Test your speakers. The 'Eq' line tests the phase and low frequency response of audio equipment. This handheld device tests microphones, amps, cd players, cables, computer sound cards, and mixers. Segue data Systems creates revolutionary sound enhancing products!

EqPhase FAQ Sheet
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1.  What is EqPhase? 

A system for correctly phasing and evaluating all parts of your audio system.  The Source Cd is played in your Cd player, producing tones which the EqPhase device "hears" and detects the phase of your system.  A Floppy Disk is provided to install a tone generator on your PC.  The EqPhase has a 3.5 mm input jack for reading signals from various parts of the audio system.  The kit contains an adaptor for the RCA Cable which fits in most popular audio systems.

2.  What is EqSound?

An audible tone generator for testing microphones.  It is equipped with a 3.5 mm output jack which duplicates the primary tone of the Cd to inject into inputs not reachable by Cd/PC outputs.  EqSound is a portable source of marked waveform input for use with EqPhase.  It can be used as a input source for microphones to test the phasing of the microphone and it’s cabling.  The electrical output may be injected into any part of a sound system to check cables and equipment when it is not practical to use the source CD.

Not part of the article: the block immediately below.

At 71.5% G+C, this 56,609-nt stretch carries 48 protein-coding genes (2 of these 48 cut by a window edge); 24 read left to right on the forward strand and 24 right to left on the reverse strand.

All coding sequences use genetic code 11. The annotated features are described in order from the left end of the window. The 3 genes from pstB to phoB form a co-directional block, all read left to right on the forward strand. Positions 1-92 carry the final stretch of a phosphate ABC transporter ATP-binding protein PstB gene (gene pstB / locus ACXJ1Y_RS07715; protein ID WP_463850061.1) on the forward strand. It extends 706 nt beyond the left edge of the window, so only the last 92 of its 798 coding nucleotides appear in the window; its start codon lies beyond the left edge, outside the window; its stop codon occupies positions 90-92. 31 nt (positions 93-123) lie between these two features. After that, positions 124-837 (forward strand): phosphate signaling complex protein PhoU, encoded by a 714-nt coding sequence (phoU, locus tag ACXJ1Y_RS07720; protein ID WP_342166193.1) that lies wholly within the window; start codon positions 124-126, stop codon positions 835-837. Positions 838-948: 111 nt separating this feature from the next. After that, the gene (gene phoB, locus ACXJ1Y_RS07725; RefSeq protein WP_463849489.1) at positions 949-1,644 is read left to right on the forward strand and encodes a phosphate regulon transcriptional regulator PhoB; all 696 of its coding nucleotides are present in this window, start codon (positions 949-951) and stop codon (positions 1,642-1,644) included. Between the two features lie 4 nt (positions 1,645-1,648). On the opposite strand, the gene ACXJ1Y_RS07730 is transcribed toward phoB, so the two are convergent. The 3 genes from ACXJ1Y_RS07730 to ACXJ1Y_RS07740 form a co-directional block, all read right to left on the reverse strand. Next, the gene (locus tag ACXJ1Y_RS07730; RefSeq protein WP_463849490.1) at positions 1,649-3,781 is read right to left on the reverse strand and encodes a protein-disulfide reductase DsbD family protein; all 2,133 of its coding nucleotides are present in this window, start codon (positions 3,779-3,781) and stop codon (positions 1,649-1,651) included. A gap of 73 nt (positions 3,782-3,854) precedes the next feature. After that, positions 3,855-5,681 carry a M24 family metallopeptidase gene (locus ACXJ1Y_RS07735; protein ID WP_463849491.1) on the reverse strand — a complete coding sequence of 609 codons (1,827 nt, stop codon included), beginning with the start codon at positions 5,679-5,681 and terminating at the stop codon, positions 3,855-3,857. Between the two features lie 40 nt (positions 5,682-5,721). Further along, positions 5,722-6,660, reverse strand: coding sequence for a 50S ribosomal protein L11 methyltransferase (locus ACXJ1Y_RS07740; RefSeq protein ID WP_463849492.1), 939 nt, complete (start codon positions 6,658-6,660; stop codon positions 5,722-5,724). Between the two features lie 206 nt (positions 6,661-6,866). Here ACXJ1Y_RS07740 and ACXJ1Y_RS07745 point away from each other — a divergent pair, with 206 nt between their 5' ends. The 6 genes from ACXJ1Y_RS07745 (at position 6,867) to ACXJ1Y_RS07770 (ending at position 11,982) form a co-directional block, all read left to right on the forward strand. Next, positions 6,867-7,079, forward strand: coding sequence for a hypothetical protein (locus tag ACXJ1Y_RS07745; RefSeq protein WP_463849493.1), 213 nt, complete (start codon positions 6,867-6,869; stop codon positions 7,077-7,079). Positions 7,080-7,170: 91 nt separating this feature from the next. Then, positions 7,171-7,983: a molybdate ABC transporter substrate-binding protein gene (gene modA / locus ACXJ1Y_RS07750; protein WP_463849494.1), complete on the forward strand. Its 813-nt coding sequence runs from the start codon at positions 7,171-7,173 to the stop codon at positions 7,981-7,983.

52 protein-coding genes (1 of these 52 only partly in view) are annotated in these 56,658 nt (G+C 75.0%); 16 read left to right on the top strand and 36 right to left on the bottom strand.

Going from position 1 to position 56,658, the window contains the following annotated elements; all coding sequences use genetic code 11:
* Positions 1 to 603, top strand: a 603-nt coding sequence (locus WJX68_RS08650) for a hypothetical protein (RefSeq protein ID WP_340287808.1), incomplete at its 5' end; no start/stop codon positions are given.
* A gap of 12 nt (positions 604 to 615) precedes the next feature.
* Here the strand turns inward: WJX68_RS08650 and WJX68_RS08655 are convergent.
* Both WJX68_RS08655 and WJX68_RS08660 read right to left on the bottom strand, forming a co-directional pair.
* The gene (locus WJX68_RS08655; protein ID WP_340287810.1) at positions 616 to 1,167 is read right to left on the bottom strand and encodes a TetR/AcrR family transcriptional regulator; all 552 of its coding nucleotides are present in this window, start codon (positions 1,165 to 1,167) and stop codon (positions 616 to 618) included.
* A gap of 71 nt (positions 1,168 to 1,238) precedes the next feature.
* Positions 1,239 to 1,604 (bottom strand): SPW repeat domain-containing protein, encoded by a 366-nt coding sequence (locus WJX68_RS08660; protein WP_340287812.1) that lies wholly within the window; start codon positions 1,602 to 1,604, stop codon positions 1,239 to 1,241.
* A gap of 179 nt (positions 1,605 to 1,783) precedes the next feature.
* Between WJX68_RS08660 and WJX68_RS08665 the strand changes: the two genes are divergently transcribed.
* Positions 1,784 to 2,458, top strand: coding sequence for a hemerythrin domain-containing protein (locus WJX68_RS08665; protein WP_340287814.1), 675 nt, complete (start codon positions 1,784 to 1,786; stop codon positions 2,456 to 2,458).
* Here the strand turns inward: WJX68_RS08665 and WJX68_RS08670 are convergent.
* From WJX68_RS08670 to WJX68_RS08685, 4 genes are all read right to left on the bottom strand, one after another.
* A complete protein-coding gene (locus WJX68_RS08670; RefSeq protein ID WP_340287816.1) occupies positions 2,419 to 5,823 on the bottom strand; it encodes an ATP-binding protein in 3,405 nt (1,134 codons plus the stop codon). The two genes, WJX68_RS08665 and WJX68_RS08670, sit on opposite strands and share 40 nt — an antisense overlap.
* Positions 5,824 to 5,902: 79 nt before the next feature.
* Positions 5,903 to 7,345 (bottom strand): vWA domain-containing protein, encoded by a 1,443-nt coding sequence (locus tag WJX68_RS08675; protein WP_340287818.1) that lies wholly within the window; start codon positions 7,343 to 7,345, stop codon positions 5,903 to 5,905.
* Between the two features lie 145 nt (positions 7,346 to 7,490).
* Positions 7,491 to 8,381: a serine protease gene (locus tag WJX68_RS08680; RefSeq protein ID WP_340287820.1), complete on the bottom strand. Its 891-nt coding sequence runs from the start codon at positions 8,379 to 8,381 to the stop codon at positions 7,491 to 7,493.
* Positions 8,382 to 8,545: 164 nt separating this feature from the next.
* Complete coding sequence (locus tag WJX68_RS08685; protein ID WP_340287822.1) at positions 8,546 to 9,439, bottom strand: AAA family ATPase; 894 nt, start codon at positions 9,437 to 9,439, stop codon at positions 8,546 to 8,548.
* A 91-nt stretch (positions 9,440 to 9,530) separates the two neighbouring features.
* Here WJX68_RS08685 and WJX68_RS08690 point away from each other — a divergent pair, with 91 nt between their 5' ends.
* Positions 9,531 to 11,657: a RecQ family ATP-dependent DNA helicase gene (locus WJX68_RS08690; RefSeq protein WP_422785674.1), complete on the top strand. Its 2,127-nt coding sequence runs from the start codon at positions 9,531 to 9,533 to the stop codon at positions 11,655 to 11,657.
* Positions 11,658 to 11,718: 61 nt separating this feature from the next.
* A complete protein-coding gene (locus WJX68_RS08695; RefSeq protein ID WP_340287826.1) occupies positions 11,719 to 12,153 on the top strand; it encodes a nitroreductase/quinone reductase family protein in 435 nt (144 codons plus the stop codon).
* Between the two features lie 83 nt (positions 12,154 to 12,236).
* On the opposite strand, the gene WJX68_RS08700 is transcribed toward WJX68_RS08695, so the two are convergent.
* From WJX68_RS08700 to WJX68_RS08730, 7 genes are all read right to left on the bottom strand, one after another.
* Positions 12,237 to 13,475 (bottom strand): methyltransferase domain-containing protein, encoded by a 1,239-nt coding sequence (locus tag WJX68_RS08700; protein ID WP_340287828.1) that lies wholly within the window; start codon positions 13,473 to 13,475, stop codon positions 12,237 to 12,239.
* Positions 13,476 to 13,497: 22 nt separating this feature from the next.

3.  What is phasing?

A speaker has a flexible cone shaped member which vibrates in and out in response to the recorded music.  If the music says move out and the speaker is connected backwards it will move in.  With a stereo system one or both speakers can be connected incorrectly, producing subtle changes in the music which can affect listening pleasure.

4.  How do I check my system?

Simply, place the EqPhase CD into your player and play track 1.  Turn one speaker down.  Hold EqPhase about 1 foot from the active speaker, turn it’s power on and adjust the dial so that only one LED is on.  If it is the Green LED the phase is ok.  Repeat for the other speaker.

5.  Suppose the RED LED is on, what do I do?

The short answer is to swap the two leads into the speaker.

The long answer is to track down the place in your system where the error occurs.

Remove the RCA cable which connects your CD Player to your amplifier, at the amp end.  Using the RCA adapter, plug that cable into the RCA end of the adapter and the 3.5mm end into EqPhase.  Test using track 1.  If the LED is GREEN the problem is further down stream.

Replace the connection to the amplifier.  Using the Banana adapter and the clip leads, connect to the output of the amplifier, observing the color code or taking + as RED and – as Black.  Perform the test.  If the LED is GREEN proceed to the speakers.  If it is RED the problem is internal to the amplifier and you will have to have it looked at by a service person.  You may be able to compensate by reversing one or both speaker connections [swap black and red].